The cost of almost everything at the grocery store continued to climb to drive up the annual inflation rate in April.
Statistics Canada said Wednesday its consumer price index for April was up 6.8% from a year ago, compared with a 6.7% gain in March.
The rate was the highest since January 1991, when the annual rate was 6.9%.
“The main takeaway from the April CPI release is that inflation is spreading much wider and clearly risks taking firm root,” wrote Bank of Montreal Chief Economist Douglas. Porter, in a brief report.
“Barring a deep drop in oil prices in the coming weeks and months, we expect the worst is yet to come and inflation north of 6% will still be there by the end of the day. of this year.
The overall cost of food rose 8.8% from a year ago, while Canadians paid 9.7% more for food in stores in April, the biggest increase since September 1981. The cost of food in restaurants increased by 6.6%.
Compared to a year ago, the cost of fresh fruit increased by 10%, that of fresh vegetables by 8.2% and that of meat by 10.1%. The cost of bread increased by 12.2%, while pasta increased by 19.6% and rice by 7.4%.
Russia’s invasion of Ukraine in late February put upward pressure on prices of food products that use wheat, Statistics Canada said, while bad weather in growing regions also impacted food prices.
The agency also said higher prices for products such as fertilizer and natural gas continued to drive up costs for farmers, who passed on some of those costs.
The 7.4% increase in shelter costs also contributed to the overall increase in the cost of living, as the cost of heating a home rose. Natural gas increased by 22.2% and fuel oil and other fuels increased by 64.4%.
Compared to a year ago, consumers paid 36.3% more for gasoline in April, but the increase was smaller than the year-over-year gain of 39.8% in March .
Excluding gasoline, April’s annual rate was 5.8%, compared to a year-over-year gain of 5.5% in March.
The average of the three measures of core inflation closely watched by the Bank of Canada rose to 4.23% in April from 3.93% in March.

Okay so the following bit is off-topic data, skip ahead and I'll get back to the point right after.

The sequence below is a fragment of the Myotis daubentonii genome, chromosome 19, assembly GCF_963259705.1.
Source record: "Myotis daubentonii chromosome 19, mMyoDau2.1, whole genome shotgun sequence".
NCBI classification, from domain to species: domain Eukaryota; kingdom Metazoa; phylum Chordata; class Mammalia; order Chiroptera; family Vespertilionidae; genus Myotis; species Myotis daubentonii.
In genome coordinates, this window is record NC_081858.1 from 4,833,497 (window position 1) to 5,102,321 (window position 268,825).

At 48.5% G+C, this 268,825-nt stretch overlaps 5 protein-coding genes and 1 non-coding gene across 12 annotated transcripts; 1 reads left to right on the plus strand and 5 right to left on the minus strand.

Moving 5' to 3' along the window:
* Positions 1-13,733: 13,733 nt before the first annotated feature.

The central bank raised its key interest rate target by half a percentage point to 1% last month and warned that more interest rate hikes are ahead as it strives bring inflation back to its target of 2%.
In its monetary policy report last month, the Bank of Canada said it expected inflation to average nearly 6% in the first half of the year, but has since said it will likely revise his predictions.
The Bank of Canada’s next rate announcement is scheduled for June 1.
Here is what happened in the provinces (previous month in brackets):
- Newfoundland and Labrador: 6.6% (6.3)
- Prince Edward Island: 8.9% (8.9)
- Nova Scotia: 7.1% (6.8)
- New Brunswick: 7.6% (7.4)
- Quebec: 6.8% (6.7)
- Ontario: 6.9% (7.0)
- Manitoba: 7.5% (7.4)
- Saskatchewan: 5.9% (5.7)
- Alberta: 6.3% (6.5)
- British Columbia: 6.7% (6.0)
The agency also released rates for major cities, but cautioned that the numbers may have fluctuated widely as they are based on small statistical samples (previous month in parentheses):
- St. John’s, NL : 6.0% (5.6)
- Charlottetown-Summerside: 9.5% (9.4)
- Halifax: 6.6% (6.6)
- Saint John, NB: 7.3% (7.0)
- Quebec: 5.8% (6.0)
- Montreal: 6.7% (6.5)
- Ottawa: 6.8% (7.5)
- Toronto: 6.6% (6.5)
- Thunder Bay, Ont. : 5.1% (5.6)
- Winnipeg: 7.3% (7.3)
- Regina: 5.7% (5.5)
- Saskatoon: 5.7% (5.6)
- Edmonton: 6.1% (6.5)
- Calgary: 7.1% (7.3)
- Vancouver: 6.6% (5.7)
- Victoria: 6.9% (6.1)
- Whitehorse: 5.8% (6.1)
- Yellowknife: 7.0% (6.9)
- Iqaluit: 3.5% (3.7)
This report from The Canadian Press was first published on May 18, 2022.